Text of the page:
The move is in response to the French National Agency for the Safety of Medicines & Health Products’ (ANSM) decision in March that prevented faecal microbiota product collection and use during the pandemic.
As long as the revised guidelines are met, the firm can now continue faecal microbiota collection for bulk and hospital compounding as well as medicine production.
Raw and manufactured material will now be placed under quarantine until additional protection measures are communicated, which may trigger retrospective screening before release.
“Our goal is to provide the most appropriate microbiome-based biotherapies to patients to improve treatment outcomes in oncology and our ongoing dialogue with regulators worldwide is of the utmost importance to ensure both the safety and quality of our products,” says Hervé Affagard, co-founder and CEO of MaaT Pharma.
Pre-pandemic, the Lyon-based firm received €18m in Series B financing back in February as it looked to continue development of its microbiome-based biotherapeutics pipeline to tackle this relatively rare form of cancer.
Its lead product candidate MaaT013 is based on the company’s MaaT Microbiome Restoration Biotherapeutics (MMRB) platform and contains bacteria protected within a formulation, derived from pooling the intestinal ecosystems of donors.
“There remains a significant medical need for new drug modalities in patients with severe conditions and resuming our sample collection and manufacturing activities enables us to continue to develop our microbiome biotherapeutics for these patients,” adds Affagard.
“The French private and public microbiome ecosystem benefits from the global leadership position ANSM has established, since 2014, in developing a regulatory framework for live biotherapeutic products.”
Cancer and the gut
The microbiome’s role in cancer has seen a recent upsurge in interest with scientists now suggesting tumours have their own microbiome that could form a basis for new treatments or research directions.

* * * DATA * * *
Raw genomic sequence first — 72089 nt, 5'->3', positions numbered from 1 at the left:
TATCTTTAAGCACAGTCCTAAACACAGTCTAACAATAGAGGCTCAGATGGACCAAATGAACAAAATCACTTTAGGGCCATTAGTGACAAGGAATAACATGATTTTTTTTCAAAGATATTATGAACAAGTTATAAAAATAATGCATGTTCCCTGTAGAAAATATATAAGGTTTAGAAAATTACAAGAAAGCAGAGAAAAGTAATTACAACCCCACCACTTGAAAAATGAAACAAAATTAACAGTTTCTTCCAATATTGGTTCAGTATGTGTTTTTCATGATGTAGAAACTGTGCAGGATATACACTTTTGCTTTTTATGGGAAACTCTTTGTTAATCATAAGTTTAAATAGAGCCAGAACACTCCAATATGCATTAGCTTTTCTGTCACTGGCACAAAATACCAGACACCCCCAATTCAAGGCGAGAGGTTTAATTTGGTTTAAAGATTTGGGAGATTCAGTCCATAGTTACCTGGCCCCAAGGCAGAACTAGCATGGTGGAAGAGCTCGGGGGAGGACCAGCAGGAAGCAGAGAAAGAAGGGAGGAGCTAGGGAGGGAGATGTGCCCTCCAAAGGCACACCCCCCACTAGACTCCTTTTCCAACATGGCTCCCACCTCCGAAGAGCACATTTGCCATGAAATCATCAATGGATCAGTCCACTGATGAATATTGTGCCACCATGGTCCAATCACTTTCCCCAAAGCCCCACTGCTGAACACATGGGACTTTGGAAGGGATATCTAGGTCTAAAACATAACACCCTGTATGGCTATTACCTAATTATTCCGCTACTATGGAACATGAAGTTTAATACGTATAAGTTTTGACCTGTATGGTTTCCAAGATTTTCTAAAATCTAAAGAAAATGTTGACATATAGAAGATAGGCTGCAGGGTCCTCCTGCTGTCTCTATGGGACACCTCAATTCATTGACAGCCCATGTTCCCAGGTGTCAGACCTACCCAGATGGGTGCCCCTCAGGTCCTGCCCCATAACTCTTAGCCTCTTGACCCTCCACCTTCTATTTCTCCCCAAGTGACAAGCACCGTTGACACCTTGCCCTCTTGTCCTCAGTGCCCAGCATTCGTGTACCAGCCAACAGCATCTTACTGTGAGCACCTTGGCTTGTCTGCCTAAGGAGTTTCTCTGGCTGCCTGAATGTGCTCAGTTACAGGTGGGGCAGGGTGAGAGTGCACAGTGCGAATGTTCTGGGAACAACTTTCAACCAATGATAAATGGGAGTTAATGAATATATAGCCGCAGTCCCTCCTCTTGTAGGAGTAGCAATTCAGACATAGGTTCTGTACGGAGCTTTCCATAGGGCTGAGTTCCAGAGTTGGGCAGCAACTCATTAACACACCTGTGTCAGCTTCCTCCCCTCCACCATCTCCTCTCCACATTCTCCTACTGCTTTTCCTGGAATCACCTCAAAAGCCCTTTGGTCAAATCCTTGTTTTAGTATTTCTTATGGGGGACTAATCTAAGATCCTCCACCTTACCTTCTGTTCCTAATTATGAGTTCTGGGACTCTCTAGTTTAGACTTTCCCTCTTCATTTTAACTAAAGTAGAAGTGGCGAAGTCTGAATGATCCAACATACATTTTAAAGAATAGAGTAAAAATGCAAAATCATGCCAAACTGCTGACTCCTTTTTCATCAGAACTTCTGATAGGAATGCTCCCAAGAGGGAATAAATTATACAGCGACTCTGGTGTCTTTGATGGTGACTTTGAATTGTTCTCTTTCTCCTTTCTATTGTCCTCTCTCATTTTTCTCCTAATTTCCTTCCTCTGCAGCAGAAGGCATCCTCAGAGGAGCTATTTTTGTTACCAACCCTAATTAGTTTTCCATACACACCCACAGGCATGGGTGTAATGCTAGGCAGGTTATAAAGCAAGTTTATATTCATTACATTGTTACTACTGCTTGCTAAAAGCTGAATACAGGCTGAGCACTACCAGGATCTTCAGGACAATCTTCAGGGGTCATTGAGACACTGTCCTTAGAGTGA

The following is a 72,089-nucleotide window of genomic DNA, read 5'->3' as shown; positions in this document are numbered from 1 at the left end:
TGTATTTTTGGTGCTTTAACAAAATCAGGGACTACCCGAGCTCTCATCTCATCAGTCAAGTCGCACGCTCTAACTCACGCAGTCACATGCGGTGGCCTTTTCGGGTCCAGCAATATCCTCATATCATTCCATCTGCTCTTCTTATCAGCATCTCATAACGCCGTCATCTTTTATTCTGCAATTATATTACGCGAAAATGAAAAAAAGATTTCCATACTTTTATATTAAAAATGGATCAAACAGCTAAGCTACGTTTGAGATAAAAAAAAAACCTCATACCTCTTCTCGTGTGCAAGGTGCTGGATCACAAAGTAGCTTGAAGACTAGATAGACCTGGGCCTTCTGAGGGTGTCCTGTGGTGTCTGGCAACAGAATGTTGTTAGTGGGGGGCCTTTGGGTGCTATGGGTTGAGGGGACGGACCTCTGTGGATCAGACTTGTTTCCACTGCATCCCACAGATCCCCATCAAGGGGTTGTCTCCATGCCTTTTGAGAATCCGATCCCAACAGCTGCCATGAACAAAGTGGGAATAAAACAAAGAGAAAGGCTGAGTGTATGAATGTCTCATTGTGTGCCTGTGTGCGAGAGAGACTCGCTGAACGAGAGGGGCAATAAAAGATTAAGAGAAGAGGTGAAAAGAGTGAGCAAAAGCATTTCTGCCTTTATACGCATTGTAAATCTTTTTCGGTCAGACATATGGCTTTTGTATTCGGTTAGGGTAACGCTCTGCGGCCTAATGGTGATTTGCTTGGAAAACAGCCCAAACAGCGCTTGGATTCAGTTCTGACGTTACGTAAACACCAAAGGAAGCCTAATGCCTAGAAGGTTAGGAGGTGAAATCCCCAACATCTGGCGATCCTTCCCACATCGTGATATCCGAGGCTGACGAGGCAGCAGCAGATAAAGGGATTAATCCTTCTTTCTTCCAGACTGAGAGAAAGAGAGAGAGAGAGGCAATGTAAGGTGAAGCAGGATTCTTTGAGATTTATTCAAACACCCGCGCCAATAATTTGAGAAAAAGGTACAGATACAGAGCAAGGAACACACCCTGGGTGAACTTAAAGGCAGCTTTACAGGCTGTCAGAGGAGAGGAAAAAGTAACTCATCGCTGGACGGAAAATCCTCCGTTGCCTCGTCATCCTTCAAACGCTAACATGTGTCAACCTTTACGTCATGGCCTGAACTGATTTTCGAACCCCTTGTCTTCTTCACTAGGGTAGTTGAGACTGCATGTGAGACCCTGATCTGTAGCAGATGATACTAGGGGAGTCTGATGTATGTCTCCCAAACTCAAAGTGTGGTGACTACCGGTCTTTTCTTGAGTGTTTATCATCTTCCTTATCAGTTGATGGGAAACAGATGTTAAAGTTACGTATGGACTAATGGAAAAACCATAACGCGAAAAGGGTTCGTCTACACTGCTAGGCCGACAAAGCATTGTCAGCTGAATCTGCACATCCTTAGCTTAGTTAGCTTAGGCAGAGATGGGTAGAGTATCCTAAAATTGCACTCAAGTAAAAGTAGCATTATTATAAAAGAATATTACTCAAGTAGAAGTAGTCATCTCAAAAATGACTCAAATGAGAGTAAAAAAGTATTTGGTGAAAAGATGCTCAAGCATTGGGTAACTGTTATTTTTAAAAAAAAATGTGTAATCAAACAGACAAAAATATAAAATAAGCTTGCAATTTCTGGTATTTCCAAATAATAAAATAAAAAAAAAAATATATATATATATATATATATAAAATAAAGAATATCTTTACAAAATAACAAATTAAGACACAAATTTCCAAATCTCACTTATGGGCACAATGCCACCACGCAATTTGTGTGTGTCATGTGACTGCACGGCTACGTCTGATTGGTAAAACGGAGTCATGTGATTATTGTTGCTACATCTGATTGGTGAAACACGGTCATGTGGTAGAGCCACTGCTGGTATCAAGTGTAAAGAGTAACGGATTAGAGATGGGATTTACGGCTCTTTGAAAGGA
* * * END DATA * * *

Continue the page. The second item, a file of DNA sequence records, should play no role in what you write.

In addition, greater gut microbial diversity in patients appear to increase chances of recovery from certain cancers with studies linking this diversity with a stronger response to immunotherapy for solid tumours.
NutraIngredients recently reported on DuPont’s Human Microbiome Venture (HMV) forming a research collaboration with Rutgers University.
The two-year agreement will focus on the microbiome’s role in chemotherapy, specifically its influence on its effectiveness and how response rates can be improved by decreasing gut inflammation.
Last year, US-based Vedanta Biosciences, isolated 11 bacterial strains from healthy human donor faeces in order to investigate their ability to enhance antimicrobial or antitumour immunity in mouse models.
Meanwhile, UK-based 4D Pharma and its live biotherapeutic MRx0518 is currently undergoing trials investigating its anti-cancer and immune system modulating effects in patients, who have undergone the removal of solid tumours.
Other firms active in this research area include Israeli-based BiomX, which is developing both natural and engineered phage therapies that target bacteria naturally present in tumours.
The aim is to convert these ‘cold’ tumours to ‘hot’ by releasing an immunostimulatory ‘payload’ and eradicate bacteria such as Fusobacterium nucleatum that appear to protect the tumour.